Animal size and sea water temperature, but not pH, influence a repeatable startle response behavior in a wide-ranging marine mollusc


  • We measured startle response (time to open) in mussels following a predator cue.
  • We tested effects of temperature, pH and size and measured repeatability.
  • Larger mussels opened faster; repeatable startle response; evidence of habituation.
  • High temperature increased time to open; no effect of pH.
  • Blue mussels are sensitive to temperature and vulnerable to climate change.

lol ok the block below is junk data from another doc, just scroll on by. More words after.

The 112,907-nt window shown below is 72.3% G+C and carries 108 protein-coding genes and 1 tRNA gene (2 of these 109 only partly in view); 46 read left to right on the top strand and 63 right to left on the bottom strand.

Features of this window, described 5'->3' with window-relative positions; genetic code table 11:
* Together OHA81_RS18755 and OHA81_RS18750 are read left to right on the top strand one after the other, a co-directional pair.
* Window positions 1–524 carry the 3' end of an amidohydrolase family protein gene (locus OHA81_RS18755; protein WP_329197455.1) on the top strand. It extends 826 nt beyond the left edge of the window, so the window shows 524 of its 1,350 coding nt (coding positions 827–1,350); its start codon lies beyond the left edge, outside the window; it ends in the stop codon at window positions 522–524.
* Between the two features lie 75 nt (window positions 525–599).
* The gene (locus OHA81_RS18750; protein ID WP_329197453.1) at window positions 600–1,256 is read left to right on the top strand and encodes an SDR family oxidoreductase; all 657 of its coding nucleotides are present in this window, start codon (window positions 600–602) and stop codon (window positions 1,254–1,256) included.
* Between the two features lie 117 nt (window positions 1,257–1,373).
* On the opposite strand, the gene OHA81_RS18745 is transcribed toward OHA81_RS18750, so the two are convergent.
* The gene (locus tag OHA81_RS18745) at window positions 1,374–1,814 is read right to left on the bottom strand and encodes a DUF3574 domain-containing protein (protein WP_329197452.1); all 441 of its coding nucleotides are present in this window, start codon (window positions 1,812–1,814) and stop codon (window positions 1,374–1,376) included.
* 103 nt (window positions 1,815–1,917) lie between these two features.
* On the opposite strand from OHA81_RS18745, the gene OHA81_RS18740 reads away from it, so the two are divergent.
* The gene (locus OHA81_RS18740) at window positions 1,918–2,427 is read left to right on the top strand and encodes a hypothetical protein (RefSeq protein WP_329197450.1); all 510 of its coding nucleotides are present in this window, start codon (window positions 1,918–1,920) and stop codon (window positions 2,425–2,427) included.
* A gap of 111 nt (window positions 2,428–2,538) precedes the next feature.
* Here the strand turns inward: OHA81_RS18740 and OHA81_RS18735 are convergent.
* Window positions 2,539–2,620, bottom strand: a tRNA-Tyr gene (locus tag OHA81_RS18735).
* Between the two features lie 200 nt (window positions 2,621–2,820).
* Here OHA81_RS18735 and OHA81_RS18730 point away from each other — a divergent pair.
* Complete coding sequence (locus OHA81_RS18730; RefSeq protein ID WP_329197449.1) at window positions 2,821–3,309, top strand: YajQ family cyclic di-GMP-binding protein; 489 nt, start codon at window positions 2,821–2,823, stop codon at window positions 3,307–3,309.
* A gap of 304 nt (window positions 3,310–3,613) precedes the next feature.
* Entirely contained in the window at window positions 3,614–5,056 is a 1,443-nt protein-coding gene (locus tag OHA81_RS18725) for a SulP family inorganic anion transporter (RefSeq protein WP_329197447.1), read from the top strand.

Startle response behaviours are important in predator avoidance and escape for a wide array of animals. For many marine invertebrates, however, startle response behaviours are understudied, and the effects of global change stressors on these responses are unknown. We exposed two size classes of blue mussels (Mytilus edulis × trossulus) to different combinations of temperature (15 and 19 °C) and pH (8.2 and 7.5 pHT) for 3 months and subsequently measured individual time to open following a tactile predator cue (i.e. startle response time) over a series of four consecutive trials. Time to open was highly repeatable in the short term and decreased linearly across the four trials. Individuals from the larger size class had a shorter time to open than their smaller-sized counterparts. High temperature increased time to open compared to low temperature, while pH had no effect. These results suggest that bivalve time to open is repeatable, related to relative vulnerability to predation and affected by temperature. Given that increased closure times impact feeding and respiration, the effect of temperature on closure duration may play a role in the sensitivity to ocean warming in this species and contribute to ecosystem level effects.